September 07, 1997

An evening at Fort Popham (Prospect, Maine)

4"x5" film

Fort Popham was constructed to defend the Kennebec River and the town of Bath, Maine, from naval assault. It was never completed however, and to this day piles of unlaid stones litter the inner courtyard of the fort. The remarkable thing is, even though it is unfinished, it has stood for over 150 years virtually intact. The basic design was drawn from Fort Knox, though there are specific elements which differ.
4"x5" film
It took me a while before I could get past the visual beauty of Fort Popham, and begin to photograph it. The light which filtered through the open arches and into the gun casemates was soft and delicate, lighting the barrel vaulting in a very sculptural way. Almost 50% of the negatives I made at Popham were of the casemates, the repeating arches and the light that moved through them. The ultra-wide angle lens was critical at Popham - it allowed me to covey a sense of the massiveness of the casemates, while ensuring enough information was in the photos to give a sense of the openness of the space.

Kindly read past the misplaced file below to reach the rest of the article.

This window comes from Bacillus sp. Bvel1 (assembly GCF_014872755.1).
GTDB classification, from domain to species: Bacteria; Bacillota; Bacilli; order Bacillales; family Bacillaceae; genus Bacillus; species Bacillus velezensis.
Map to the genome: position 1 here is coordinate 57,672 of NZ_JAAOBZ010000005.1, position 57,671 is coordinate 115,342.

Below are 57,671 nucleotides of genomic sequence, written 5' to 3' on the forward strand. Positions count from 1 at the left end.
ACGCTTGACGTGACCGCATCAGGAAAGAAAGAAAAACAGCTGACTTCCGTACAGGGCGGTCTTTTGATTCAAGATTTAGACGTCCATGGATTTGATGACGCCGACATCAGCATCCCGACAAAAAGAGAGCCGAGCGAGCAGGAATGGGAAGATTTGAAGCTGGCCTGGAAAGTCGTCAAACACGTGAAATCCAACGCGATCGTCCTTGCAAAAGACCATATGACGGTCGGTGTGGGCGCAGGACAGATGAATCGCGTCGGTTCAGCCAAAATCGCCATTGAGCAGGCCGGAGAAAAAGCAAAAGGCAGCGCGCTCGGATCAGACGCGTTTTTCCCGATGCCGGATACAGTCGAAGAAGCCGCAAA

4"x5" film
The other element that drew me in at Popham was its spiral staircases. There are two of these at Fort Knox to the North, but those were obstructed by construction, and had modern, shiny hand-rails in them. Photographing these stairways was a challenge though - the enclosed tight space made me rely upon the 65mm lens, and for the final two images, I took the camera off the tripod and placed it face-up on the stairs. The image here was made in this manner. The exposures for these photos were over four minutes, and the fact that two people passed right over the camera and through the image is totally unapparent in the final image. The power of photography to record the elusive, and ignore the apparent is incredible to me.

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